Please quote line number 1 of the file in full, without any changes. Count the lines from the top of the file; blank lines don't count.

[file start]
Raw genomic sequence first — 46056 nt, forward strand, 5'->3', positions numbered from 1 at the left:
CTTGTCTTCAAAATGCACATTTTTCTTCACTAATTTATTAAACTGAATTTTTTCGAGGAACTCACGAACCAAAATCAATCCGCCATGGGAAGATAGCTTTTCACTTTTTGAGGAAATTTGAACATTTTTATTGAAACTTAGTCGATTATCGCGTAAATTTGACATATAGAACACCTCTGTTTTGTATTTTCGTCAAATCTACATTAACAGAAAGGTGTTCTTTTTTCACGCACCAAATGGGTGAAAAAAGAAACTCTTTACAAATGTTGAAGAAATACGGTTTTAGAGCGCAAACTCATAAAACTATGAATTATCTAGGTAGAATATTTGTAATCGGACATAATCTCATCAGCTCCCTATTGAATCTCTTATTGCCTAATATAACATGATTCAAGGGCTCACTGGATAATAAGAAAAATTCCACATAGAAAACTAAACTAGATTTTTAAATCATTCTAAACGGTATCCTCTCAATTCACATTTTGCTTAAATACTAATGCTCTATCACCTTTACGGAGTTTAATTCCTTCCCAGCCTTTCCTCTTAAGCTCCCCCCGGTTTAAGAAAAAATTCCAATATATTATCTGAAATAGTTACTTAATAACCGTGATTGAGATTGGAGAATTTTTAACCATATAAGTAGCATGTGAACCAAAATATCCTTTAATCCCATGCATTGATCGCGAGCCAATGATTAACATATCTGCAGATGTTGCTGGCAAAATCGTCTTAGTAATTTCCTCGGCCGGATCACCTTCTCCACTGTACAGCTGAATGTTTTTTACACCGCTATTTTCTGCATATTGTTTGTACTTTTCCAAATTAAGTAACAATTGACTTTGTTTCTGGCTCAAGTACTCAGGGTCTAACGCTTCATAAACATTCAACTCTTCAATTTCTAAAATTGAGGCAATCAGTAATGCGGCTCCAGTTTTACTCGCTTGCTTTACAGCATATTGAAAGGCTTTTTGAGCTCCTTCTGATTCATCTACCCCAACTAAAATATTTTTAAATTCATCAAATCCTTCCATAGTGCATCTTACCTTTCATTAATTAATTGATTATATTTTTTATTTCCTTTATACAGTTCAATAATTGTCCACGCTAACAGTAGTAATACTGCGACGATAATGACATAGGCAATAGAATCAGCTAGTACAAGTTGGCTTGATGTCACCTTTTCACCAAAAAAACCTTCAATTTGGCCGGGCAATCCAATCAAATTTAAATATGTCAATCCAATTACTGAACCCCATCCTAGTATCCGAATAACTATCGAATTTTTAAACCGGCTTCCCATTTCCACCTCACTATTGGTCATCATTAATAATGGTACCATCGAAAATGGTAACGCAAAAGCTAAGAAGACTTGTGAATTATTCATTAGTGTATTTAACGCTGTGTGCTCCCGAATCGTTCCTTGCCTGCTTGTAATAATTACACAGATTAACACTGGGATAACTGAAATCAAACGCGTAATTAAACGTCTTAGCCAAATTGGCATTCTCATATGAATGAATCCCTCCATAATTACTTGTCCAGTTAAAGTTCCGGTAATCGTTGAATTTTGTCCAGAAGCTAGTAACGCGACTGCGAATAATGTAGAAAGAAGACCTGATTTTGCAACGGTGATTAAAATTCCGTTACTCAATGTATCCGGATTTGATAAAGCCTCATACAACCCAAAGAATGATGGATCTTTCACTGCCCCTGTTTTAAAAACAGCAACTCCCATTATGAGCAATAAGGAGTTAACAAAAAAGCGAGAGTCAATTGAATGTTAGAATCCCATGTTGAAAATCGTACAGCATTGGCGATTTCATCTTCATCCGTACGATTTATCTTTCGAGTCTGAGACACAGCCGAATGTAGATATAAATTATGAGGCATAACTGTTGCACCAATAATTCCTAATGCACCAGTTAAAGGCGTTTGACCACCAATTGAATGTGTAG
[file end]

Raw genomic sequence first — 46056 nt, forward strand, 5'->3', positions numbered from 1 at the left: